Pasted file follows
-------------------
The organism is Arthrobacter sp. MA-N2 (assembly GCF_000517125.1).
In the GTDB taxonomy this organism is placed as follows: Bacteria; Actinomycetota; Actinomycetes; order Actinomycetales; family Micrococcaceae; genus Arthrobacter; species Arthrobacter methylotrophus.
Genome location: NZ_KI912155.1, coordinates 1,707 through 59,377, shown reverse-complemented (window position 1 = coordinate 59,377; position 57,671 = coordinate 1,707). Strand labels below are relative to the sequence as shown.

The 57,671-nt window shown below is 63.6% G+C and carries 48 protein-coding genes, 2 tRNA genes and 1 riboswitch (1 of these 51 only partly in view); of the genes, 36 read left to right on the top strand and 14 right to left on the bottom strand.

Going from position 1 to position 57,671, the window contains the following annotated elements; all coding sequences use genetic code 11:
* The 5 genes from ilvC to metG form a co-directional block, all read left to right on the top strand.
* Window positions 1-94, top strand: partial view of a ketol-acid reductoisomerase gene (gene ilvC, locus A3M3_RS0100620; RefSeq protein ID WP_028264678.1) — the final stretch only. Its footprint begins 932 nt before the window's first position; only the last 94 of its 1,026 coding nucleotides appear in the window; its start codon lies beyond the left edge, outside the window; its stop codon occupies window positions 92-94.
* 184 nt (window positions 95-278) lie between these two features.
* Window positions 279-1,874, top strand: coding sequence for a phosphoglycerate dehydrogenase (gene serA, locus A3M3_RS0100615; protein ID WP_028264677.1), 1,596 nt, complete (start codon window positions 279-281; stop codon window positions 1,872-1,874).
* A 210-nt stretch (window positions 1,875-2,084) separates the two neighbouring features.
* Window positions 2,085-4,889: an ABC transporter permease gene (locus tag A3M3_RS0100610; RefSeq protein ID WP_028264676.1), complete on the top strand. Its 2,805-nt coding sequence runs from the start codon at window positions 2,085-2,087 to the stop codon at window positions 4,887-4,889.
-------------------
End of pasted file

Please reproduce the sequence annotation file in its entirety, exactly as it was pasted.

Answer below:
The organism is Arthrobacter sp. MA-N2 (assembly GCF_000517125.1).
In the GTDB taxonomy this organism is placed as follows: Bacteria; Actinomycetota; Actinomycetes; order Actinomycetales; family Micrococcaceae; genus Arthrobacter; species Arthrobacter methylotrophus.
Genome location: NZ_KI912155.1, coordinates 1,707 through 59,377, shown reverse-complemented (window position 1 = coordinate 59,377; position 57,671 = coordinate 1,707). Strand labels below are relative to the sequence as shown.

The 57,671-nt window shown below is 63.6% G+C and carries 48 protein-coding genes, 2 tRNA genes and 1 riboswitch (1 of these 51 only partly in view); of the genes, 36 read left to right on the top strand and 14 right to left on the bottom strand.

Going from position 1 to position 57,671, the window contains the following annotated elements; all coding sequences use genetic code 11:
* The 5 genes from ilvC to metG form a co-directional block, all read left to right on the top strand.
* Window positions 1-94, top strand: partial view of a ketol-acid reductoisomerase gene (gene ilvC, locus A3M3_RS0100620; RefSeq protein ID WP_028264678.1) — the final stretch only. Its footprint begins 932 nt before the window's first position; only the last 94 of its 1,026 coding nucleotides appear in the window; its start codon lies beyond the left edge, outside the window; its stop codon occupies window positions 92-94.
* 184 nt (window positions 95-278) lie between these two features.
* Window positions 279-1,874, top strand: coding sequence for a phosphoglycerate dehydrogenase (gene serA, locus A3M3_RS0100615; protein ID WP_028264677.1), 1,596 nt, complete (start codon window positions 279-281; stop codon window positions 1,872-1,874).
* A 210-nt stretch (window positions 1,875-2,084) separates the two neighbouring features.
* Window positions 2,085-4,889: an ABC transporter permease gene (locus tag A3M3_RS0100610; RefSeq protein ID WP_028264676.1), complete on the top strand. Its 2,805-nt coding sequence runs from the start codon at window positions 2,085-2,087 to the stop codon at window positions 4,887-4,889.